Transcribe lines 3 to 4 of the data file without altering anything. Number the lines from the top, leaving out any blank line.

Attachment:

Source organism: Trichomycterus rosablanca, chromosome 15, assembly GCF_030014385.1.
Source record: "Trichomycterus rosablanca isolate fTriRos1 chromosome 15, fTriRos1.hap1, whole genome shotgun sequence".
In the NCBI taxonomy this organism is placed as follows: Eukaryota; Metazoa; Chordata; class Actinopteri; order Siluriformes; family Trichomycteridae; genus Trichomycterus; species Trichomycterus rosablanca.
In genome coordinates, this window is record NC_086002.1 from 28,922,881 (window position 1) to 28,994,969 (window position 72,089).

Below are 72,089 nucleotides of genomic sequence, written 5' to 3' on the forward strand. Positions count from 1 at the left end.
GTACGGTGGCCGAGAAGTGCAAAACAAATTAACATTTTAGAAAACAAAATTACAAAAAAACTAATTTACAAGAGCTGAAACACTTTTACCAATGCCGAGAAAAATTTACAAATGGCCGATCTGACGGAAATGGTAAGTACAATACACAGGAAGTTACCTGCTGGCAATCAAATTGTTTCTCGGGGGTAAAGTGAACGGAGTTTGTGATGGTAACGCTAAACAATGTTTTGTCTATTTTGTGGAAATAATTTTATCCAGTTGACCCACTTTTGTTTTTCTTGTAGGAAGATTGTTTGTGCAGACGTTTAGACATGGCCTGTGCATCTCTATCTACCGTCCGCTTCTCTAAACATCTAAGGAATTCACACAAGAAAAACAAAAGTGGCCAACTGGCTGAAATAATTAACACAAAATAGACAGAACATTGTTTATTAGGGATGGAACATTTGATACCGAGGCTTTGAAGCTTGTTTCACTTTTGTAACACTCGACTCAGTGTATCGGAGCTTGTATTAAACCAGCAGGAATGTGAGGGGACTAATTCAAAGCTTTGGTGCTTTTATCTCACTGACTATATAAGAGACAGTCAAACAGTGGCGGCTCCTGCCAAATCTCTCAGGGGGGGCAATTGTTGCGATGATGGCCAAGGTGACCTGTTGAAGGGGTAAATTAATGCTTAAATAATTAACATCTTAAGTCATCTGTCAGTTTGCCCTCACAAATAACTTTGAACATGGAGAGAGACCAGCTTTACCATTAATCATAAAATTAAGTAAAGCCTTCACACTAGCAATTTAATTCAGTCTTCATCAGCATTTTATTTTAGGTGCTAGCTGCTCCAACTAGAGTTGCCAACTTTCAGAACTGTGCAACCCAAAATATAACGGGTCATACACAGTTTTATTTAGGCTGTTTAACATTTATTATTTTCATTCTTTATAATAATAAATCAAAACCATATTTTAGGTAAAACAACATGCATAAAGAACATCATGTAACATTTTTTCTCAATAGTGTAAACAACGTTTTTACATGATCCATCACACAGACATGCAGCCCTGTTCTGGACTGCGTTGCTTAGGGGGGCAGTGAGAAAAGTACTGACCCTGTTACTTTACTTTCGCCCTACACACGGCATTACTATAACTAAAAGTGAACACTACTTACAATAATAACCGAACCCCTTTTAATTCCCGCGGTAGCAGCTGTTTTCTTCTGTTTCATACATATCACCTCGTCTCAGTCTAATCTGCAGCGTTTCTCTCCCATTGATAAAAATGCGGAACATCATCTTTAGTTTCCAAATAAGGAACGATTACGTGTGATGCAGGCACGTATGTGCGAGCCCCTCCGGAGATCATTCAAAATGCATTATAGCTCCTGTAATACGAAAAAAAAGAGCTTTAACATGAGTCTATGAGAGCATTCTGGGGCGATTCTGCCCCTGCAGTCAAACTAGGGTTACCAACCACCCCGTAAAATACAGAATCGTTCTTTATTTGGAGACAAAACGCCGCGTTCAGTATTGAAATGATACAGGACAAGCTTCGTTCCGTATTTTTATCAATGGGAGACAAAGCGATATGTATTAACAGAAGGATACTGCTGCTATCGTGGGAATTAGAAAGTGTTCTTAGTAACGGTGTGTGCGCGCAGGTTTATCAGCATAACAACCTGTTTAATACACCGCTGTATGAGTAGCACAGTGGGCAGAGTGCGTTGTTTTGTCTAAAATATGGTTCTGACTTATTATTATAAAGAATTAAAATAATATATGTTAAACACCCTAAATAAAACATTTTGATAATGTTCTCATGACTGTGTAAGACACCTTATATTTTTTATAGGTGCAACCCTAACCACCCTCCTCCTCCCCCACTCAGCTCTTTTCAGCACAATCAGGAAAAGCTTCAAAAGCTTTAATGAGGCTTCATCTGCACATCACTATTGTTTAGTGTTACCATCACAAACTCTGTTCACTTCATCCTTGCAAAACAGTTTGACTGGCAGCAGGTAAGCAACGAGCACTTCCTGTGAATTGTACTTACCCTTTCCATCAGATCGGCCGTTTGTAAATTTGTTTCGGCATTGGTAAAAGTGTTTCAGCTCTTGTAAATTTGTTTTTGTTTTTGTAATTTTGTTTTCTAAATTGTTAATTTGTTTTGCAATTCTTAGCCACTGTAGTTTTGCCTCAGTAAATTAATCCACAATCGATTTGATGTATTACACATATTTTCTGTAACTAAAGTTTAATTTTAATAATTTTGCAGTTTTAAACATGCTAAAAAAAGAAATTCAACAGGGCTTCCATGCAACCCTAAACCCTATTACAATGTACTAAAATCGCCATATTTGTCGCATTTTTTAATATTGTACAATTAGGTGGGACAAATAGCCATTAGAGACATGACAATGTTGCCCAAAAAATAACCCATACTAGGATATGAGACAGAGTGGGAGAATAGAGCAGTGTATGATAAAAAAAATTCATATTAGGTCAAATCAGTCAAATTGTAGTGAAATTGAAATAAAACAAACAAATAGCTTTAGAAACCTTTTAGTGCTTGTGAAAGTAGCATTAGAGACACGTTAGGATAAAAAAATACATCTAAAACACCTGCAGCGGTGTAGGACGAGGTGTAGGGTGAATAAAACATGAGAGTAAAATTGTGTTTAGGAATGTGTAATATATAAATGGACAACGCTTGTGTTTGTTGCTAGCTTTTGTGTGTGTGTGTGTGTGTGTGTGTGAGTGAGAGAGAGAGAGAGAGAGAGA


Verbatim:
In the NCBI taxonomy this organism is placed as follows: Eukaryota; Metazoa; Chordata; class Actinopteri; order Siluriformes; family Trichomycteridae; genus Trichomycterus; species Trichomycterus rosablanca.
In genome coordinates, this window is record NC_086002.1 from 28,922,881 (window position 1) to 28,994,969 (window position 72,089).